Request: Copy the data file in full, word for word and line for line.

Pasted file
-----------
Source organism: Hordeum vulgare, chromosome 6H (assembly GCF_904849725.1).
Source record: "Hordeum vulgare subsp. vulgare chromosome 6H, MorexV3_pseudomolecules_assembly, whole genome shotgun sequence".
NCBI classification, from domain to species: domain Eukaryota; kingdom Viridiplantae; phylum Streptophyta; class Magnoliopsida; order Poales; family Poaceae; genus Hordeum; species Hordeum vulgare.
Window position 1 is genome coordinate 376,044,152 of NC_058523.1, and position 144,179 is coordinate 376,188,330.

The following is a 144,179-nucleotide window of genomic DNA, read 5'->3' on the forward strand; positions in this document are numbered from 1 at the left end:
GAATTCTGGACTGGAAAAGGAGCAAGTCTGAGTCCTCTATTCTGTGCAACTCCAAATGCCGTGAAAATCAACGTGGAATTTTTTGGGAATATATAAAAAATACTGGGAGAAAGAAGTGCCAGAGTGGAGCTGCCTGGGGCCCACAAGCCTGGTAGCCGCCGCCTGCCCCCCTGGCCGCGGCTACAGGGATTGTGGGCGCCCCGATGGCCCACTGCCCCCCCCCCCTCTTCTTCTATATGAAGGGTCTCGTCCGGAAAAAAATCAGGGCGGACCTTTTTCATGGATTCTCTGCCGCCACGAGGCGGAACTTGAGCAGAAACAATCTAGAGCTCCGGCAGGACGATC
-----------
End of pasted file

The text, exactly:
Source organism: Hordeum vulgare, chromosome 6H (assembly GCF_904849725.1).
Source record: "Hordeum vulgare subsp. vulgare chromosome 6H, MorexV3_pseudomolecules_assembly, whole genome shotgun sequence".
NCBI classification, from domain to species: domain Eukaryota; kingdom Viridiplantae; phylum Streptophyta; class Magnoliopsida; order Poales; family Poaceae; genus Hordeum; species Hordeum vulgare.
Window position 1 is genome coordinate 376,044,152 of NC_058523.1, and position 144,179 is coordinate 376,188,330.

The following is a 144,179-nucleotide window of genomic DNA, read 5'->3' on the forward strand; positions in this document are numbered from 1 at the left end:
GAATTCTGGACTGGAAAAGGAGCAAGTCTGAGTCCTCTATTCTGTGCAACTCCAAATGCCGTGAAAATCAACGTGGAATTTTTTGGGAATATATAAAAAATACTGGGAGAAAGAAGTGCCAGAGTGGAGCTGCCTGGGGCCCACAAGCCTGGTAGCCGCCGCCTGCCCCCCTGGCCGCGGCTACAGGGATTGTGGGCGCCCCGATGGCCCACTGCCCCCCCCCCCTCTTCTTCTATATGAAGGGTCTCGTCCGGAAAAAAATCAGGGCGGACCTTTTTCATGGATTCTCTGCCGCCACGAGGCGGAACTTGAGCAGAAACAATCTAGAGCTCCGGCAGGACGATC